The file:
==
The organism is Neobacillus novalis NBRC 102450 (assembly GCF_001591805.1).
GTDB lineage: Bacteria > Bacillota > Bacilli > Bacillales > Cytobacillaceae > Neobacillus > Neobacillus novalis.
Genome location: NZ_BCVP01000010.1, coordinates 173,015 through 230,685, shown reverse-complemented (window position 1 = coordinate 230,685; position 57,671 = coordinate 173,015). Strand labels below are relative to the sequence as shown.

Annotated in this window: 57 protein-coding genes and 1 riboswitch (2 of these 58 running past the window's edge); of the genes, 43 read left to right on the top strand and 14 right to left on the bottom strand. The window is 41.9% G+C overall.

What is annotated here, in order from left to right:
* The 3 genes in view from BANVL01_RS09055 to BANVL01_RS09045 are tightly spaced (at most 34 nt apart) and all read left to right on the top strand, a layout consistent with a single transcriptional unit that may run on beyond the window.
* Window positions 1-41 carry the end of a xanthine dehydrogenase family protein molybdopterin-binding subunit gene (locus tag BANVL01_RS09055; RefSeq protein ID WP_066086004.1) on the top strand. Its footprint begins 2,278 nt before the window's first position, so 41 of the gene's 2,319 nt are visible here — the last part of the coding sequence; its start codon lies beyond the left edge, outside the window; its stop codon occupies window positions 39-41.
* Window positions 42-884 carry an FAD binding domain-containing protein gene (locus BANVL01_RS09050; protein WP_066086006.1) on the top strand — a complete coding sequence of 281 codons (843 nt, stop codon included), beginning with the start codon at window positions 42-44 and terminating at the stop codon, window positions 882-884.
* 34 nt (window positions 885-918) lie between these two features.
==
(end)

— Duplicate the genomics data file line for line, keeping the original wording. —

The organism is Neobacillus novalis NBRC 102450 (assembly GCF_001591805.1).
GTDB lineage: Bacteria > Bacillota > Bacilli > Bacillales > Cytobacillaceae > Neobacillus > Neobacillus novalis.
Genome location: NZ_BCVP01000010.1, coordinates 173,015 through 230,685, shown reverse-complemented (window position 1 = coordinate 230,685; position 57,671 = coordinate 173,015). Strand labels below are relative to the sequence as shown.

Annotated in this window: 57 protein-coding genes and 1 riboswitch (2 of these 58 running past the window's edge); of the genes, 43 read left to right on the top strand and 14 right to left on the bottom strand. The window is 41.9% G+C overall.

What is annotated here, in order from left to right:
* The 3 genes in view from BANVL01_RS09055 to BANVL01_RS09045 are tightly spaced (at most 34 nt apart) and all read left to right on the top strand, a layout consistent with a single transcriptional unit that may run on beyond the window.
* Window positions 1-41 carry the end of a xanthine dehydrogenase family protein molybdopterin-binding subunit gene (locus tag BANVL01_RS09055; RefSeq protein ID WP_066086004.1) on the top strand. Its footprint begins 2,278 nt before the window's first position, so 41 of the gene's 2,319 nt are visible here — the last part of the coding sequence; its start codon lies beyond the left edge, outside the window; its stop codon occupies window positions 39-41.
* Window positions 42-884 carry an FAD binding domain-containing protein gene (locus BANVL01_RS09050; protein WP_066086006.1) on the top strand — a complete coding sequence of 281 codons (843 nt, stop codon included), beginning with the start codon at window positions 42-44 and terminating at the stop codon, window positions 882-884.
* 34 nt (window positions 885-918) lie between these two features.